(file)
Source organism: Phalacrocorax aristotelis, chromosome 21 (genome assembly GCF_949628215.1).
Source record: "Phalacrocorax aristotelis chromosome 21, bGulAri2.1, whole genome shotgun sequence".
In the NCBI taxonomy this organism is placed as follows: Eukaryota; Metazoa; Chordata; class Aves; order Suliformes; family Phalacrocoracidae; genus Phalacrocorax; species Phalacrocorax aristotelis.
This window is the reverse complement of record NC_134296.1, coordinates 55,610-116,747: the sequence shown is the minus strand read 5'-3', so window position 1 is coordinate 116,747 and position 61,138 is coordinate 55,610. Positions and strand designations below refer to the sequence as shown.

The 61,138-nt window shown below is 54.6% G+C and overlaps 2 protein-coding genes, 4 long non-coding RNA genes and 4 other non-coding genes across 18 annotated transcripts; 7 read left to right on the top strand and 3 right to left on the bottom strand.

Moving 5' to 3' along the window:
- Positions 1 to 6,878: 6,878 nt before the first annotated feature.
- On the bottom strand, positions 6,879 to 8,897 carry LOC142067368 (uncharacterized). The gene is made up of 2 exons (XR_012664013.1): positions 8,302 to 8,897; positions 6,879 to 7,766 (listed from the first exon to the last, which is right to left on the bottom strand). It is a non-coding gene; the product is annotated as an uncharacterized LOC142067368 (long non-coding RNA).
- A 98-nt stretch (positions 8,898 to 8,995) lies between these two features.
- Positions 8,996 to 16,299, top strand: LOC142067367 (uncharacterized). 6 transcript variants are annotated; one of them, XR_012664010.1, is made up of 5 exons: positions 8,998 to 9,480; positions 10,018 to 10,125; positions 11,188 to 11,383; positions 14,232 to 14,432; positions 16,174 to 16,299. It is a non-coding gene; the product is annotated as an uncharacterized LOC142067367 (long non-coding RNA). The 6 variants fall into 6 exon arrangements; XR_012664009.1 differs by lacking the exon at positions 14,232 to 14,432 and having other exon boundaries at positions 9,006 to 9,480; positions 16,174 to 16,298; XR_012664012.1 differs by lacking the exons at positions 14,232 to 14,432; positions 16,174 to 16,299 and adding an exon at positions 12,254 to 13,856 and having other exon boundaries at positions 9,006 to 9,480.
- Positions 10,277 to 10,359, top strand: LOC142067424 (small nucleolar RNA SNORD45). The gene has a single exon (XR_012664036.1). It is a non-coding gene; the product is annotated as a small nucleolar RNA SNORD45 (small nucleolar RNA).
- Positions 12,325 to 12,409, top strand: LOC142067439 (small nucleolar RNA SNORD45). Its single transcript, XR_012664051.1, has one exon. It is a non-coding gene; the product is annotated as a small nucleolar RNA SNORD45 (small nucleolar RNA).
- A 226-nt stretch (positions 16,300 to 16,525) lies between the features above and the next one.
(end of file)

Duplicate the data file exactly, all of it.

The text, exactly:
Source organism: Phalacrocorax aristotelis, chromosome 21 (genome assembly GCF_949628215.1).
Source record: "Phalacrocorax aristotelis chromosome 21, bGulAri2.1, whole genome shotgun sequence".
In the NCBI taxonomy this organism is placed as follows: Eukaryota; Metazoa; Chordata; class Aves; order Suliformes; family Phalacrocoracidae; genus Phalacrocorax; species Phalacrocorax aristotelis.
This window is the reverse complement of record NC_134296.1, coordinates 55,610-116,747: the sequence shown is the minus strand read 5'-3', so window position 1 is coordinate 116,747 and position 61,138 is coordinate 55,610. Positions and strand designations below refer to the sequence as shown.

The 61,138-nt window shown below is 54.6% G+C and overlaps 2 protein-coding genes, 4 long non-coding RNA genes and 4 other non-coding genes across 18 annotated transcripts; 7 read left to right on the top strand and 3 right to left on the bottom strand.

Moving 5' to 3' along the window:
- Positions 1 to 6,878: 6,878 nt before the first annotated feature.
- On the bottom strand, positions 6,879 to 8,897 carry LOC142067368 (uncharacterized). The gene is made up of 2 exons (XR_012664013.1): positions 8,302 to 8,897; positions 6,879 to 7,766 (listed from the first exon to the last, which is right to left on the bottom strand). It is a non-coding gene; the product is annotated as an uncharacterized LOC142067368 (long non-coding RNA).
- A 98-nt stretch (positions 8,898 to 8,995) lies between these two features.
- Positions 8,996 to 16,299, top strand: LOC142067367 (uncharacterized). 6 transcript variants are annotated; one of them, XR_012664010.1, is made up of 5 exons: positions 8,998 to 9,480; positions 10,018 to 10,125; positions 11,188 to 11,383; positions 14,232 to 14,432; positions 16,174 to 16,299. It is a non-coding gene; the product is annotated as an uncharacterized LOC142067367 (long non-coding RNA). The 6 variants fall into 6 exon arrangements; XR_012664009.1 differs by lacking the exon at positions 14,232 to 14,432 and having other exon boundaries at positions 9,006 to 9,480; positions 16,174 to 16,298; XR_012664012.1 differs by lacking the exons at positions 14,232 to 14,432; positions 16,174 to 16,299 and adding an exon at positions 12,254 to 13,856 and having other exon boundaries at positions 9,006 to 9,480.
- Positions 10,277 to 10,359, top strand: LOC142067424 (small nucleolar RNA SNORD45). The gene has a single exon (XR_012664036.1). It is a non-coding gene; the product is annotated as a small nucleolar RNA SNORD45 (small nucleolar RNA).
- Positions 12,325 to 12,409, top strand: LOC142067439 (small nucleolar RNA SNORD45). Its single transcript, XR_012664051.1, has one exon. It is a non-coding gene; the product is annotated as a small nucleolar RNA SNORD45 (small nucleolar RNA).
- A 226-nt stretch (positions 16,300 to 16,525) lies between the features above and the next one.